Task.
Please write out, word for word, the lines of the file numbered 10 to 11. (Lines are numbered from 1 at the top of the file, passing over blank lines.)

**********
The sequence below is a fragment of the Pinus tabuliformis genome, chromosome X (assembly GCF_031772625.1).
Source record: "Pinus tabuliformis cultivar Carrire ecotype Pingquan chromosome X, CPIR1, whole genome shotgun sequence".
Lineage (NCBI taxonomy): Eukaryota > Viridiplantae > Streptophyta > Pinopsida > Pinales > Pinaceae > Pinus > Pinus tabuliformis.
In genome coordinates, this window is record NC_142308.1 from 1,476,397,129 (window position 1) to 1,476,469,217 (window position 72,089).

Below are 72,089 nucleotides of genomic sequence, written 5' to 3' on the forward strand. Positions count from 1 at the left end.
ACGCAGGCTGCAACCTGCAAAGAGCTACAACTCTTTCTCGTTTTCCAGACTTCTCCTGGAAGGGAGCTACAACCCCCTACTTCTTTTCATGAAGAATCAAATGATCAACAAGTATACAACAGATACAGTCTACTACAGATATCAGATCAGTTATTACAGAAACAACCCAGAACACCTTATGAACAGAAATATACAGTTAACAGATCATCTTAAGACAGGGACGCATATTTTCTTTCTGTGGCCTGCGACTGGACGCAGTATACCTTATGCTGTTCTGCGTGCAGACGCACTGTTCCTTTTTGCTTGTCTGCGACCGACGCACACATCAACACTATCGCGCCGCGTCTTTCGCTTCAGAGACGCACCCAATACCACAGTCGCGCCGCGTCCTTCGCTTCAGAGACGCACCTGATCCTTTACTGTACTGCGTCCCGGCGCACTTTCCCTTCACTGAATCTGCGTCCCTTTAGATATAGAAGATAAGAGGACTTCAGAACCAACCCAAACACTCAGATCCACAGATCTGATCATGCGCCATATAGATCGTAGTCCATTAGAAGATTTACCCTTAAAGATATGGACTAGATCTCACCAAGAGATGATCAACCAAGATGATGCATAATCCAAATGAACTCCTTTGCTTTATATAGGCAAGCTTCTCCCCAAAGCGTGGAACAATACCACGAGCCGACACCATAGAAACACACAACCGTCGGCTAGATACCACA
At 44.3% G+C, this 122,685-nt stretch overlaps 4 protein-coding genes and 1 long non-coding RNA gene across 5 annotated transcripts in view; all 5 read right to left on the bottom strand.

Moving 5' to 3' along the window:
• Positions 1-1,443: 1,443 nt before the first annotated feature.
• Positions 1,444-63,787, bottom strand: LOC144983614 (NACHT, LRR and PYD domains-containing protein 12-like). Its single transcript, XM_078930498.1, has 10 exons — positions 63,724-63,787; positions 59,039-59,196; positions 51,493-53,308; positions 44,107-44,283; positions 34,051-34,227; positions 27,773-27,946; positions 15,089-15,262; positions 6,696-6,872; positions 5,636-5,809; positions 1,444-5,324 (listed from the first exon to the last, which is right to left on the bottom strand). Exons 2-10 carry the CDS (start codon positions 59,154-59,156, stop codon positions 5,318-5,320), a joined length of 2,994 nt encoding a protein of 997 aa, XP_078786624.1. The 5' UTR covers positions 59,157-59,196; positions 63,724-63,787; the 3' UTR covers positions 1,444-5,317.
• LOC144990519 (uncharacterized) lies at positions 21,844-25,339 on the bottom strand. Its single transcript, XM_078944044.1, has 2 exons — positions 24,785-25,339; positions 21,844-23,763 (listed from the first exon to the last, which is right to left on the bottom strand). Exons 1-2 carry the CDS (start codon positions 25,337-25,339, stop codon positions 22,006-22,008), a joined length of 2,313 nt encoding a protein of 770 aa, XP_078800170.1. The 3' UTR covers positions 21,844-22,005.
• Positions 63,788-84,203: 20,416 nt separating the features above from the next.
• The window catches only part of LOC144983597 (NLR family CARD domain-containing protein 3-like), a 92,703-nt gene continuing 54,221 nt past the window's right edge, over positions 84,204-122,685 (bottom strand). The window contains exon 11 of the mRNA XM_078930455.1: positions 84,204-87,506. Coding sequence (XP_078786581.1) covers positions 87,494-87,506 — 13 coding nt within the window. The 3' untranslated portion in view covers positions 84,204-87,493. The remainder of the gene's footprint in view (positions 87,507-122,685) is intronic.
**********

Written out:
• Positions 1,444-63,787, bottom strand: LOC144983614 (NACHT, LRR and PYD domains-containing protein 12-like). Its single transcript, XM_078930498.1, has 10 exons — positions 63,724-63,787; positions 59,039-59,196; positions 51,493-53,308; positions 44,107-44,283; positions 34,051-34,227; positions 27,773-27,946; positions 15,089-15,262; positions 6,696-6,872; positions 5,636-5,809; positions 1,444-5,324 (listed from the first exon to the last, which is right to left on the bottom strand). Exons 2-10 carry the CDS (start codon positions 59,154-59,156, stop codon positions 5,318-5,320), a joined length of 2,994 nt encoding a protein of 997 aa, XP_078786624.1. The 5' UTR covers positions 59,157-59,196; positions 63,724-63,787; the 3' UTR covers positions 1,444-5,317.
• LOC144990519 (uncharacterized) lies at positions 21,844-25,339 on the bottom strand. Its single transcript, XM_078944044.1, has 2 exons — positions 24,785-25,339; positions 21,844-23,763 (listed from the first exon to the last, which is right to left on the bottom strand). Exons 1-2 carry the CDS (start codon positions 25,337-25,339, stop codon positions 22,006-22,008), a joined length of 2,313 nt encoding a protein of 770 aa, XP_078800170.1. The 3' UTR covers positions 21,844-22,005.